Addictive legal drugs taken for medical purposes are leading to chronic problems

Sharon Ní Chonchuir hears how addictive painkillers are leading to chronic problems among people who began taking them for medical reasons.
Addictive legal drugs taken for medical purposes are leading to chronic problems

Ant McPartlin of Ant and Dec fame has recently been in the news for all the wrong reasons. The Britain’s Got Talent presenter checked into rehab for his addiction to the prescription painkiller tramadol.

McPartlin, right, isn’t the only one hooked on painkillers. Golfer Tiger Woods has confessed to being addicted to vicodin. Pop icons Prince and Michael Jackson both died from overdoses of the painkiller fentanyl.

According to pharmacist Caitriona O’Riordan, a member Irish Pharmacy Union executive, this problem isn’t confined to the rich and famous. “A drug addict is no longer a junkie with a needle,” she says.

“Ordinary people like you and me can find themselves addicted to painkillers.”

The statistics are worrying. In the US, 45 people die every day from opioid prescription painkillers. In Britain, more than 192,000 people are said to be addicted to the drugs.

Last year, the state pathologist for Northern Ireland Professor Jack Crane reported that there had been 33 deaths from tramadol alone in the North in 2015, a figure that amounted to more than the deaths caused by heroin and cocaine combined.

Here in the Republic, there were 354 deaths from overdoses in 2014. Three out of every four of those involved prescription drugs, including painkillers.

Dr Colin O’Gara, consultant psychiatrist at St John of God’s Hospital, confirms that there’s a problem. “Ten years ago in Ireland, people who had an issue with substance abuse were addicted to alcohol, heroin, cocaine or ecstasy,” he says.

“Now the prescription drug problem is much bigger. It’s set to exceed illicit drug use.”

Many people are introduced to prescription drugs in the same way as Ant McPartlin was. He was prescribed tramadol when he was recovering from an operation to his knee.

“Tramadol, codeine and morphine are opioids, which means they are the same family as heroin,” explains Dr O’Gara.

“These drugs are very effective at killing physical pain but they kill emotional and mental pain too and can bring about a feeling of euphoria.”

The science behind this is based on a chemical known as GABA. This chemical controls the release of dopamine in the brain but opioids prevent it from being released. When it is not present, dopamine floods the brain and creates the feeling of wellbeing.

“These drugs offer a physical and psychological relief from pain,” says Maebh Leahy, CEO of the Rutland Addiction Treatment Centre in Dublin.

“People can be naïve about how quickly they can build up a tolerance to the active ingredient and may not recognise that they are becoming hooked.”

Even painkillers on the lower end of the scale such as codeine can be addictive.

“Codeine may be a weak opiate but when taken in the doses that we see — up to 100 tablets a day — it’s certainly not weak,” says Dr O’Gara.

The fact they cause you to relax makes driving dangerous. In the longer term, side effects can include damage to the heart, stomach, kidneys and liver.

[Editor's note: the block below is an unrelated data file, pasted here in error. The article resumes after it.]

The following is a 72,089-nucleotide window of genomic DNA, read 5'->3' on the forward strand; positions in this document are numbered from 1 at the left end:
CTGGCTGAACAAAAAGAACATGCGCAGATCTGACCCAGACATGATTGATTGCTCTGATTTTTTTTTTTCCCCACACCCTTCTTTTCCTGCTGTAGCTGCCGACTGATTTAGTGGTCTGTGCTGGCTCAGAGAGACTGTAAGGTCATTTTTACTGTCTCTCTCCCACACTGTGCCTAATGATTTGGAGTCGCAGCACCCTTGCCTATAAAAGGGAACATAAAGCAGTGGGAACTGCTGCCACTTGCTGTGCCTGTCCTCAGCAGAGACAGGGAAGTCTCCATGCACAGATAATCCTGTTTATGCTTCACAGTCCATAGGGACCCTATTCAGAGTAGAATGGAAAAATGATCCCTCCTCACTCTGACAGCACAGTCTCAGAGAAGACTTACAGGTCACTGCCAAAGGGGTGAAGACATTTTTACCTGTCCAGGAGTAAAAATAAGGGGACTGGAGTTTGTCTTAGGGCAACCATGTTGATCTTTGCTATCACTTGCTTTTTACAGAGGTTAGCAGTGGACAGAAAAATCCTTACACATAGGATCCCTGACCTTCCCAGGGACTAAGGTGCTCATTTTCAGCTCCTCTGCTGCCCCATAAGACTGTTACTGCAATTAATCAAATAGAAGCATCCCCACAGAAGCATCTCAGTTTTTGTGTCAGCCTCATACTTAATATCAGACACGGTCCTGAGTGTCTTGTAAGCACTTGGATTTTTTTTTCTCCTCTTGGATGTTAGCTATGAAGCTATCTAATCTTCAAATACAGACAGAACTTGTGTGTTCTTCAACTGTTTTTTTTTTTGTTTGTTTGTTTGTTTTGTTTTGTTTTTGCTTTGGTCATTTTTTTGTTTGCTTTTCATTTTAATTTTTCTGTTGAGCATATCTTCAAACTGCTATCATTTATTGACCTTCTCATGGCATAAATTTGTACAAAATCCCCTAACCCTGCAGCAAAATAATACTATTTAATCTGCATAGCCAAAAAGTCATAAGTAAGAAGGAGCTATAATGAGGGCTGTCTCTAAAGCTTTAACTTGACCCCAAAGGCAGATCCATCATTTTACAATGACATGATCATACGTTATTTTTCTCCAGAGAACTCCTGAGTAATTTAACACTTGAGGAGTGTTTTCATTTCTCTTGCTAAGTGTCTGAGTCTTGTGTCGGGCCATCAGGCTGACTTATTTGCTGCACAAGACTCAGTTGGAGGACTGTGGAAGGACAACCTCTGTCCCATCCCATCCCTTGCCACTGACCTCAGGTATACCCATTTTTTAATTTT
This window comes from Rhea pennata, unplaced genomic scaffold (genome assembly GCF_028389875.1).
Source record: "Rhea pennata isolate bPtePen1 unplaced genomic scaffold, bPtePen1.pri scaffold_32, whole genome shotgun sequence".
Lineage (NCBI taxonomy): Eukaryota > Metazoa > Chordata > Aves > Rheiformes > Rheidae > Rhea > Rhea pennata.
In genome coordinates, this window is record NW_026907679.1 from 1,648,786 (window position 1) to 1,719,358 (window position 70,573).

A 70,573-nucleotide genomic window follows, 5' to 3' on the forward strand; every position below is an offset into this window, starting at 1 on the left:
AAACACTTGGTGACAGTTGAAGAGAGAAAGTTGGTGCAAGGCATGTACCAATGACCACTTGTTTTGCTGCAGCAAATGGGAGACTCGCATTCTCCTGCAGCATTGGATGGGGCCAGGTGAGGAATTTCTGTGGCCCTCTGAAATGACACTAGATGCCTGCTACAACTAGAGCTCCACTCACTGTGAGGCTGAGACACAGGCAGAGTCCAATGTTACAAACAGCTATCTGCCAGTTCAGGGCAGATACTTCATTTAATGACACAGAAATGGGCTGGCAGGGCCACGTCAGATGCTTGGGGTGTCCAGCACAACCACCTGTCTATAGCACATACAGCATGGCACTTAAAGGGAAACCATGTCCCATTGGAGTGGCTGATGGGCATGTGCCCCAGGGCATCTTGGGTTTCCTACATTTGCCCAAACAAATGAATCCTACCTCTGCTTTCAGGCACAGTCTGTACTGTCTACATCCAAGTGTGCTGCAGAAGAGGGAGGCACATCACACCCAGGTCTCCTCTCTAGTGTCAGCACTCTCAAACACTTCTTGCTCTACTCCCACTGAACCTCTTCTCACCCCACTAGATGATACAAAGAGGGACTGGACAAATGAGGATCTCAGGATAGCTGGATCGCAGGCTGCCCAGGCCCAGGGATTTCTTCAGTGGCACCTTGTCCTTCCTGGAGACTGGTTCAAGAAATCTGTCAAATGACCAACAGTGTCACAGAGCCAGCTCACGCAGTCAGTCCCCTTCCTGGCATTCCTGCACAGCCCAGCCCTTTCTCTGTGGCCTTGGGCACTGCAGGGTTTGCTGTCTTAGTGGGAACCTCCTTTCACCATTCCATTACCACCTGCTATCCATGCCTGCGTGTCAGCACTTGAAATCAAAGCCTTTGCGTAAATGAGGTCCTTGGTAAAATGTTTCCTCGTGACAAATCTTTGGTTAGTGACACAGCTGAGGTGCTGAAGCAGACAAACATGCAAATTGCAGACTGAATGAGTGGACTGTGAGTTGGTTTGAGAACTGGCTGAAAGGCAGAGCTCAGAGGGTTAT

A study carried out in 2009 recognised the seriousness of the situation. It found that 97% of pharmacists in Ireland believed there was a misuse of over-the-counter codeine products. This led to the PSI placing restrictions on how codeine was sold.

“It can no longer be displayed in pharmacies,” says Caitriona O’Riordan, who runs a pharmacy in Enniskeane, Co Cork.

“The customer must ask for it and this means the pharmacist gets to ascertain if they really need it.”

In some instances, O’Riordan says that they don’t, in which case she recommends other treatment.

“If they do need it, I feel professionally and morally obliged to warn that these are drugs you should only take if you need to and that you should only use them for a short time, certainly not longer than three days,” she says.

If she suspects a dependency problem, she does her best to help.

“Pharmacists share information with each other in order to prevent customers from being given medication elsewhere,” she says.

“But we don’t just present a barrier. We also tell them that there is support available, whether that’s going to see their GP or approaching a specialist facility.”

Not everybody is receptive to this advice. Many don’t see themselves as drug addicts because they don’t conform to the stereotype of the junkie on the street.

“These are people who haven’t followed a traditional route into substance abuse,” says Dr O’Gara. “A doctor was initially involved in prescribing the medicine and then they got hooked to what made them better.”

Maebh Leahy has seen many patients who are in denial. “Because they don’t see themselves as the same as a homeless person on the streets, they convince themselves they don’t have a problem,” she says. “They won’t consider the idea that they might be addicted until a crisis emerges.”

There are specialist rehabilitation centres, self-help groups such as Narcotics Anonymous, local treatment centres and community addiction schemes.

“Even going to your GP is a good first step,” says Dr O’Gara. “It will inevitably lead to recovery.”

Addiction to painkillers is a real issue.

“Nobody wants to frighten people into not taking painkillers that they need to take,” says O’Riordan. “But at the same time, people need to be aware of just how addictive these drugs can be.”

“It’s a serious medical issue,” adds O’Gara. “People end up addicted without wanting to and they need and deserve help.”

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